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2024 Creighton Men’s Basketball Offseason Tracker

by May 27, 2024Creighton Mens Basketball

2024 Creighton Men’s Basketball Offseason Tracker
Photo Credit: Eric Francis

The college basketball season is over, but there’s no time for college coaches to relax. The transfer portal is wide open and coaches — including Creighton’s Greg McDermott — are working to set up their rosters for the future.

We’ve already seen plenty of activity with more on the way. To keep you updated on all the comings and goings, we’ll update this offseason tracker whenever news drops.

>> March 29: Redshirt freshman Brock Vice enters the portal.

The 6-foot-10 freshman from Memphis redshirted this season while providing size on the scout team. He was high school teammates with Mason Miller, Jonathan Lawson and former Bluejay walk-on Zander Yates at Houston High in Memphis.

>> April 1: Johnathan Lawson enters the portal.

The 6-foot-6 wing transferred to Creighton after spending his freshman year at Memphis. He averaged 15.7 minutes and shot 41.3% from 3 for the Tigers but wasn’t able to crack Creighton’s rotation as a sophomore. He appeared in 17 games, totaling 11 points and 12 rebounds in 59 minutes.

>> April 1: Freshman Josiah Dotzler enters the portal.

The Bellevue West product earned the opportunity to achieve his childhood dream of following in his brother Josh’s footsteps at Creighton and was the lone freshman who didn’t redshirt this season. However, he wasn’t able to carve out a role behind Steven Ashworth, Trey Alexander and Francisco Farabello. Dotzler appeared in 19 games, scoring 25 points in 77 minutes.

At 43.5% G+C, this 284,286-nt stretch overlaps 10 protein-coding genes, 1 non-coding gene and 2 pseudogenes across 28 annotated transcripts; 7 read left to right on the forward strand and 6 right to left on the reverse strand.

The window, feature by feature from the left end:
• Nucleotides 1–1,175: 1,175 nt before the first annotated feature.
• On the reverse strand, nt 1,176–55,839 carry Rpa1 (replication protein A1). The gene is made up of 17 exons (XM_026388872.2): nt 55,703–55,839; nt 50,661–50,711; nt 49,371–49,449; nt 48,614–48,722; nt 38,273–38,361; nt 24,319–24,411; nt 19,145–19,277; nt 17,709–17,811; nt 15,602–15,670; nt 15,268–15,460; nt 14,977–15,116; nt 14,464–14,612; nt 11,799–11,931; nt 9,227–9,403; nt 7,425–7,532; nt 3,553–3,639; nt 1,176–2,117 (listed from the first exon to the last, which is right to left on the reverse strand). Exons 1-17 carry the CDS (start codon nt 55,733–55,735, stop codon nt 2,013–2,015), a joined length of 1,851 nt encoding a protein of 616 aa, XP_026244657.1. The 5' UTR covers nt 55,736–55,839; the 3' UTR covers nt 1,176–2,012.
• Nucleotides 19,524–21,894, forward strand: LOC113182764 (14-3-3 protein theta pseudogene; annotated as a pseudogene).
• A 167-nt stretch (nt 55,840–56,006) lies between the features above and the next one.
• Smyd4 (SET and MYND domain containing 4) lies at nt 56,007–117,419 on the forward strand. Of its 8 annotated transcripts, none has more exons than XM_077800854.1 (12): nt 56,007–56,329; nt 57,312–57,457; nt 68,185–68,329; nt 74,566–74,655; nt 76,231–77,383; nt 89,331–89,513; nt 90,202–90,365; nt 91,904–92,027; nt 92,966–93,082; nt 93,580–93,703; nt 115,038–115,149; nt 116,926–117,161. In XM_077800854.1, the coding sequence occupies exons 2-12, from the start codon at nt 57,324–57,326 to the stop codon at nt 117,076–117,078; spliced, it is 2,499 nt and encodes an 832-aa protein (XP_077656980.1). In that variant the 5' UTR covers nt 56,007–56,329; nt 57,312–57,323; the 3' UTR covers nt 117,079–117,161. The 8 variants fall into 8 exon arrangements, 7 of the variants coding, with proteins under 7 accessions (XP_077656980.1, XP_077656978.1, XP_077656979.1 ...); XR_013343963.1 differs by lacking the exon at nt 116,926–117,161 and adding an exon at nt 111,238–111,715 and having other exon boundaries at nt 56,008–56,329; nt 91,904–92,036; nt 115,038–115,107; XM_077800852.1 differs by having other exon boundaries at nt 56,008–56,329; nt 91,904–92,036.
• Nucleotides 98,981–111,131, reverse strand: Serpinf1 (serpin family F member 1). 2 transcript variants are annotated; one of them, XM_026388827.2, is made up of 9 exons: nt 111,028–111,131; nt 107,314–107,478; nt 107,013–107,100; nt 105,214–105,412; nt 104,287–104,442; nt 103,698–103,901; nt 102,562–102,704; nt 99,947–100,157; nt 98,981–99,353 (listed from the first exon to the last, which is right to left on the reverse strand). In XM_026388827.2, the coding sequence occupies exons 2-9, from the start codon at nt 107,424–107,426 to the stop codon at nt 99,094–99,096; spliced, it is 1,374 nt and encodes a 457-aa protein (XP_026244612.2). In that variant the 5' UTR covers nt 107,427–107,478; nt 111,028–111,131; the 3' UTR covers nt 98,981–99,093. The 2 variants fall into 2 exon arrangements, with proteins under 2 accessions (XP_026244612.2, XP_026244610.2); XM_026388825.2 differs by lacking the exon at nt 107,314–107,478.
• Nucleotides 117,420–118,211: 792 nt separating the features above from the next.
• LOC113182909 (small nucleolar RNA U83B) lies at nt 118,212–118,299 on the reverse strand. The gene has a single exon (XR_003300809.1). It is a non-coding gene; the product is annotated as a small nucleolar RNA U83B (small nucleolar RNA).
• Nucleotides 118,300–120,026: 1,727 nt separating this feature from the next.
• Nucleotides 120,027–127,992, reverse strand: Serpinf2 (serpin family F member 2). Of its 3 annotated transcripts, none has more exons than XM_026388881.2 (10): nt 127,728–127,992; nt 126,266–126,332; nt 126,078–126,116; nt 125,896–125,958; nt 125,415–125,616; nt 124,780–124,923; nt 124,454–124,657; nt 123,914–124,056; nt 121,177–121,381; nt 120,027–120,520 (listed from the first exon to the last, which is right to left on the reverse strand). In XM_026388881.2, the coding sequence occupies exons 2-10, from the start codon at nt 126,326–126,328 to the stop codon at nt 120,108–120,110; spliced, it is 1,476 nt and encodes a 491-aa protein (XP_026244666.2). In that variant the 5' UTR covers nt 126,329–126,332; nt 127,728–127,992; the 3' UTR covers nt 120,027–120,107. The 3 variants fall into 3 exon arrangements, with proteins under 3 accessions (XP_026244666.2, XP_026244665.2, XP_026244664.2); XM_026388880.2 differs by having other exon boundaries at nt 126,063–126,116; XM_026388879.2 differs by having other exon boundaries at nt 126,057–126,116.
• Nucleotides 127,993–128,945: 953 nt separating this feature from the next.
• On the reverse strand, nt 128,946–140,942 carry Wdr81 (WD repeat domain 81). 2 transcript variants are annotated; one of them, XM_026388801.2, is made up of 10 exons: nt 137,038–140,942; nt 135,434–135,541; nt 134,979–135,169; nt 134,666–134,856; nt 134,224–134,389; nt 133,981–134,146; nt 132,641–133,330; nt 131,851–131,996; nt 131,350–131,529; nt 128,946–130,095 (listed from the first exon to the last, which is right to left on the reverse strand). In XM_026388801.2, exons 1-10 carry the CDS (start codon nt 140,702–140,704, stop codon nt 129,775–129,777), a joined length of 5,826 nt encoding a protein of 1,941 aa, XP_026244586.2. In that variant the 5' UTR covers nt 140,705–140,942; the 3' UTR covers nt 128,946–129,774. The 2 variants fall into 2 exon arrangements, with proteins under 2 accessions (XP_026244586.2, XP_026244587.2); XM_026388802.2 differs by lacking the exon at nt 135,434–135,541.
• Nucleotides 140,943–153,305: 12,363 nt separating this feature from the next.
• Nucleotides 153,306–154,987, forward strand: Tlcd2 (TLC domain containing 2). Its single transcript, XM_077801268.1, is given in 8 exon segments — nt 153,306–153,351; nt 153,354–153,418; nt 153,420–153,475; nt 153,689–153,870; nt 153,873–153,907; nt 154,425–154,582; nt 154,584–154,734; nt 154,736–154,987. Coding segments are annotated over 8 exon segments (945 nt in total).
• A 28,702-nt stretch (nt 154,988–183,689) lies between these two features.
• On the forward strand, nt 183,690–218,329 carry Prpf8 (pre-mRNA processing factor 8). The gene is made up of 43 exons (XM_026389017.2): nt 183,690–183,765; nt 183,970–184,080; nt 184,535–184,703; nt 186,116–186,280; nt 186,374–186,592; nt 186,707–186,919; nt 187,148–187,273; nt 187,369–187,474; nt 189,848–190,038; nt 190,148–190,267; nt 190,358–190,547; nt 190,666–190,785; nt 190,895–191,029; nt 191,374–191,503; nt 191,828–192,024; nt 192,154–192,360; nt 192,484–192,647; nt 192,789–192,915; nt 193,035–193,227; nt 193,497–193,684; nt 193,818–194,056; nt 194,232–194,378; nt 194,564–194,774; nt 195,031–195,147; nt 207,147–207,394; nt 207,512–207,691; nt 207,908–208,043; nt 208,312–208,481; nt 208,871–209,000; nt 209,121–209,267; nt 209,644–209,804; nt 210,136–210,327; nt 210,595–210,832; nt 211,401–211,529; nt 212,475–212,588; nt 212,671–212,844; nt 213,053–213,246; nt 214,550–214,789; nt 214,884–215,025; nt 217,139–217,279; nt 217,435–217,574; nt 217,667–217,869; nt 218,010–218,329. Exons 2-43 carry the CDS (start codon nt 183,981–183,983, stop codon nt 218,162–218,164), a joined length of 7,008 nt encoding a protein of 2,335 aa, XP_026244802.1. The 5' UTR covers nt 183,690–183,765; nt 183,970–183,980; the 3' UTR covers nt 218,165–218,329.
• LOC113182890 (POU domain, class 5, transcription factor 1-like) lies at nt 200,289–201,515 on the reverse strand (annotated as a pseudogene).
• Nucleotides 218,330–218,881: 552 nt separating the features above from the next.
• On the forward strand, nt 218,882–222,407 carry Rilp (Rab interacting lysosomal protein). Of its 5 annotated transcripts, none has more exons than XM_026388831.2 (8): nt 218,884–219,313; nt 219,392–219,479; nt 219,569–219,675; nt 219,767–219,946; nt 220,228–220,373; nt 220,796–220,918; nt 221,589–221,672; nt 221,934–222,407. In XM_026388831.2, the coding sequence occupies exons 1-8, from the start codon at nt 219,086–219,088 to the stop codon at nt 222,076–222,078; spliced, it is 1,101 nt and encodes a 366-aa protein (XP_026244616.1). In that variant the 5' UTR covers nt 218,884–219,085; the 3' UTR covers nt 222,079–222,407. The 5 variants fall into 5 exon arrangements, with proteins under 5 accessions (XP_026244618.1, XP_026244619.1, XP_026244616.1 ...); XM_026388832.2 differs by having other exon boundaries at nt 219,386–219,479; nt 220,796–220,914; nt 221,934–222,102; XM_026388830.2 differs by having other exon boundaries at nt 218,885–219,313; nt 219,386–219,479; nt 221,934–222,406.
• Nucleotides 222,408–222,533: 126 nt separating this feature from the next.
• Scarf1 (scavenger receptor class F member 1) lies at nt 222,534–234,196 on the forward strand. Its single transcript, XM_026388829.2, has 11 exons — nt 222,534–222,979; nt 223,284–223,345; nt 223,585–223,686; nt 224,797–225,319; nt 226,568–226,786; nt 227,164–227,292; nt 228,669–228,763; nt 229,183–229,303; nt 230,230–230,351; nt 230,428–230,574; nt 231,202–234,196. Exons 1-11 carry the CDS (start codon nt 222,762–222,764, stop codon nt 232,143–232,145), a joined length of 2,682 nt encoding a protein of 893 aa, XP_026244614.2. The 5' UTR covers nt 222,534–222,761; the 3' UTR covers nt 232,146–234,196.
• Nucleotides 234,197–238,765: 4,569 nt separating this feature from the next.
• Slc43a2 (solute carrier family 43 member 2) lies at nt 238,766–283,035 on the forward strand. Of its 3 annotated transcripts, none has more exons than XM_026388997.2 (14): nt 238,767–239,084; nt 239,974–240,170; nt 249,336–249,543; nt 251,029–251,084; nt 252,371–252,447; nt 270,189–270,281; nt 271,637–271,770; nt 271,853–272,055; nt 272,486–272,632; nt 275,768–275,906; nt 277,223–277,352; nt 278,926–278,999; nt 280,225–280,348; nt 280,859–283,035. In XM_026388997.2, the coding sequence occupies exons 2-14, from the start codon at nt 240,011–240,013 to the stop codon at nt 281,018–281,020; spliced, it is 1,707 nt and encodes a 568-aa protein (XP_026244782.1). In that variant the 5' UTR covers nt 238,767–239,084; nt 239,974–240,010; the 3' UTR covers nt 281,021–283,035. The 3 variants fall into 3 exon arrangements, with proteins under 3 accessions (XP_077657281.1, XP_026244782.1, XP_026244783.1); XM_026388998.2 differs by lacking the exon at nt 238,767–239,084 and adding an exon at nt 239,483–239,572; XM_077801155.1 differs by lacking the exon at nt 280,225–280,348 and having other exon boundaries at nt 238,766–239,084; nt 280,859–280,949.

**Update: Dotzler has committed to St. Louis and new coach Josh Schertz.

>> April 11: Fredrick King enters the transfer portal.

The 6-foot-10 big man from the Bahamas spent two seasons in Omaha backing up Ryan Kalkbrenner, averaging 3.0 points and 2.3 rebounds in 7.5 minutes per game. He scored in double figures four times in his 67 games as a Bluejay, including a high of 16 set twice in two of his three starts as a freshman while Kalkbrenner was sick.

King saw less playing time as a sophomore than he did as a freshman and fell out of the rotation entirely late in the season when the coaching staff gave Isaac Traudt a look as a stretch-give option behind Kalkbrenner.

King’s departure would leave Creighton with three open scholarships, pending decisions from Trey Alexander and Kalkbrenner.

>> April 18: Jalen Courtney-Williams officially joins the LSU coaching staff.

Courtney-Williams spent three seasons as an assistant at Creighton, helping the Jays reach the NCAA Tournament all three years. The Mississippi native joined Greg McDermott’s staff after coaching stints at Mississippi State and McNeese State. As a player, Courtney-Williams spent three season at LSU before finishing his career at Morehead State.

>> April 22: Creighton hires Trey Zeigler to fill the void on McDermott’s coaching staff left by Courtney-Williams’s departure.

Zeigler spent the 2022-23 season as a graduate manager at Creighton before following former Creighton assistant Alan Huss to High point as an assistant coach when Huss landed the head coaching job. High Point went from 14-17 when they arrived to 27-9 last season. Now he returns to Omaha as a full-tome assistant.

“I’m extremely excited to be back at Creighton,” Zeigler said in a release. “Coach McDermott and the rest of the staff continue to elevate this program. I am honored to be part of a great staff and come back to a place I consider a second home.”